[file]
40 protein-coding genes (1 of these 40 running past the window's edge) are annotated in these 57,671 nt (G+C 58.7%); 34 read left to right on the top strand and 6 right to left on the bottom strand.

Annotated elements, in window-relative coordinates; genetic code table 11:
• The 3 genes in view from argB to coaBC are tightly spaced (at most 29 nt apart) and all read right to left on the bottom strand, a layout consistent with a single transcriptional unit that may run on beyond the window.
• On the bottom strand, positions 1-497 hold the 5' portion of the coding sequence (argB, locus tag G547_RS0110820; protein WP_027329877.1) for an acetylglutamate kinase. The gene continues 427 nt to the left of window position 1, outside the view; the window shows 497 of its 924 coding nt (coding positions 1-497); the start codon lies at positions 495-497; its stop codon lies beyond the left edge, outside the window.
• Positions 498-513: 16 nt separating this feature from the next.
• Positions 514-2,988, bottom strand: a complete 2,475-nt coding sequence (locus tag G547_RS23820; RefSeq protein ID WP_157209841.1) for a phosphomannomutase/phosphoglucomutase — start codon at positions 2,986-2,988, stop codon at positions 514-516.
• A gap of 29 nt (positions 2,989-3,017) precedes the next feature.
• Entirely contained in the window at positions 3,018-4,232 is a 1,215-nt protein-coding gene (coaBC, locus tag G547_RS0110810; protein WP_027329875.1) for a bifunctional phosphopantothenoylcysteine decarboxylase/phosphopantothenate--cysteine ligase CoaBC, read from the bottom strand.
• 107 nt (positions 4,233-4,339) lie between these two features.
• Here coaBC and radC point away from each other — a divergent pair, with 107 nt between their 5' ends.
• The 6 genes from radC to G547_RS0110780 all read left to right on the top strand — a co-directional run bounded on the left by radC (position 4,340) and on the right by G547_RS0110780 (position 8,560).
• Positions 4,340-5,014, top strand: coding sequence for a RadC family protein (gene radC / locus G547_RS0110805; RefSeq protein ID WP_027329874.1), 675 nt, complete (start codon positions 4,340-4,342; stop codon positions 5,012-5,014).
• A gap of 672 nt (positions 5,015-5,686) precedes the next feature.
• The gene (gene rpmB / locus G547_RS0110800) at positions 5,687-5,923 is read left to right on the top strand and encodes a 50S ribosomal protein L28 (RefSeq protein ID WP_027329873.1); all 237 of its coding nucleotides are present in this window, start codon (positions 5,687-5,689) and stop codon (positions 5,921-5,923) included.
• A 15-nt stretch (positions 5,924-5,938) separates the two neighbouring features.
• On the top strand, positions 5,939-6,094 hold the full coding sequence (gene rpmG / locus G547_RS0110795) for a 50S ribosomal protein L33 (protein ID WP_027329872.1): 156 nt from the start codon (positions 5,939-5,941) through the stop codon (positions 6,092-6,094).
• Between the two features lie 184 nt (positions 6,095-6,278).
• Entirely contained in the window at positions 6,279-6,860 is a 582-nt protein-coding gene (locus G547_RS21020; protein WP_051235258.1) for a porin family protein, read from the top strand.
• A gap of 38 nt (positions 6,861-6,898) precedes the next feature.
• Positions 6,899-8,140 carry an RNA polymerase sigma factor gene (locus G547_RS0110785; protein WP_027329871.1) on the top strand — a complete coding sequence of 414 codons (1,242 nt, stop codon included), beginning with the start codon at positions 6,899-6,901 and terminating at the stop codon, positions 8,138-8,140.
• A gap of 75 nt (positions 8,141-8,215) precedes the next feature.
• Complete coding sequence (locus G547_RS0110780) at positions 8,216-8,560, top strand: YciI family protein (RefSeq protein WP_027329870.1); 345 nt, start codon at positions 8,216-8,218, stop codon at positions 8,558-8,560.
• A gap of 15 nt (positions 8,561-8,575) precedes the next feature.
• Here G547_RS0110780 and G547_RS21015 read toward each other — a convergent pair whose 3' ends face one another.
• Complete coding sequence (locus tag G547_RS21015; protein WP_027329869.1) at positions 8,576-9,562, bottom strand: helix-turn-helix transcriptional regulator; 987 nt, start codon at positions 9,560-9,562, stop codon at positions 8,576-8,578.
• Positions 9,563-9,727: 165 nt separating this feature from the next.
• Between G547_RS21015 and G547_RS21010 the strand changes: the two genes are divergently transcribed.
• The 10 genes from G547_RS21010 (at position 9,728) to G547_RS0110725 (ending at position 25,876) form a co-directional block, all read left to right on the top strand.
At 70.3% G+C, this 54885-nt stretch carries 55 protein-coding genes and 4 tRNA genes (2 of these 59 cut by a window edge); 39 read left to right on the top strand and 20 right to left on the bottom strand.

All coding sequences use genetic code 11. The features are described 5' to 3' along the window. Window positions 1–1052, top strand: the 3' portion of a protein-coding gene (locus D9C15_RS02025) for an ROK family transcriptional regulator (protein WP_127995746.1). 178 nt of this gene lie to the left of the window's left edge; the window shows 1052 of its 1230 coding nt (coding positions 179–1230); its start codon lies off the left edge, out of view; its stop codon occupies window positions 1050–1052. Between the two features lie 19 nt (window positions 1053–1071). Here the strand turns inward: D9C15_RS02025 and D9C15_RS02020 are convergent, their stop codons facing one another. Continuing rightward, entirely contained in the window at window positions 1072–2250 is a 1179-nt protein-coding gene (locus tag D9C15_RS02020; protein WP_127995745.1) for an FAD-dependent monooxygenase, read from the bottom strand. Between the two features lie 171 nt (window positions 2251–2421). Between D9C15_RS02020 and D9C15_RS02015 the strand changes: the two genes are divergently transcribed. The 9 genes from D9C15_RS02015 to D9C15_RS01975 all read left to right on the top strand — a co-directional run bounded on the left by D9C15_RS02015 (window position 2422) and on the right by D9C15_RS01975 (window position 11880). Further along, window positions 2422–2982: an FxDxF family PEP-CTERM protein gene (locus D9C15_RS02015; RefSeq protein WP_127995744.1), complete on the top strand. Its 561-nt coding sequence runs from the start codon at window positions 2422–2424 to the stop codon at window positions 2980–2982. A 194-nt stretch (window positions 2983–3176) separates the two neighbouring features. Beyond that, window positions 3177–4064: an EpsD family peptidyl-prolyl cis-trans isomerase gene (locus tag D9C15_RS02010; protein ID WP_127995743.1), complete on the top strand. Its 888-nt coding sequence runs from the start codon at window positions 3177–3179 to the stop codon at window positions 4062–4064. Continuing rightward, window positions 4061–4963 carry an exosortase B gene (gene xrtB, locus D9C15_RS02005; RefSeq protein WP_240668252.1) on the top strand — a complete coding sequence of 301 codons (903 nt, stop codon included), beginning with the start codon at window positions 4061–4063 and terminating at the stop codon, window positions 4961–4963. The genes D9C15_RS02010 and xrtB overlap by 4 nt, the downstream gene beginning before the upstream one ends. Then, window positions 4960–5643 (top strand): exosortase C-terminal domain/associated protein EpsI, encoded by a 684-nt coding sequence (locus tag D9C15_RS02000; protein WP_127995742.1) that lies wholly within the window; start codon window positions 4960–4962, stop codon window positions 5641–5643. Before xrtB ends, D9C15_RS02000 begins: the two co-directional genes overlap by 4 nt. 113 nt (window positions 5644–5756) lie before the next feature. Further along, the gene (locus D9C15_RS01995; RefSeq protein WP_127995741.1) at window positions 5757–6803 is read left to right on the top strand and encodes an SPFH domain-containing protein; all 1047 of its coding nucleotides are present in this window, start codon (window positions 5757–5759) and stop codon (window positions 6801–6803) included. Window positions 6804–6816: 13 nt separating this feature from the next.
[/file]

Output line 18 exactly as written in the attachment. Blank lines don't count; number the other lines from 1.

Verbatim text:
• Entirely contained in the window at positions 6,279-6,860 is a 582-nt protein-coding gene (locus G547_RS21020; protein WP_051235258.1) for a porin family protein, read from the top strand.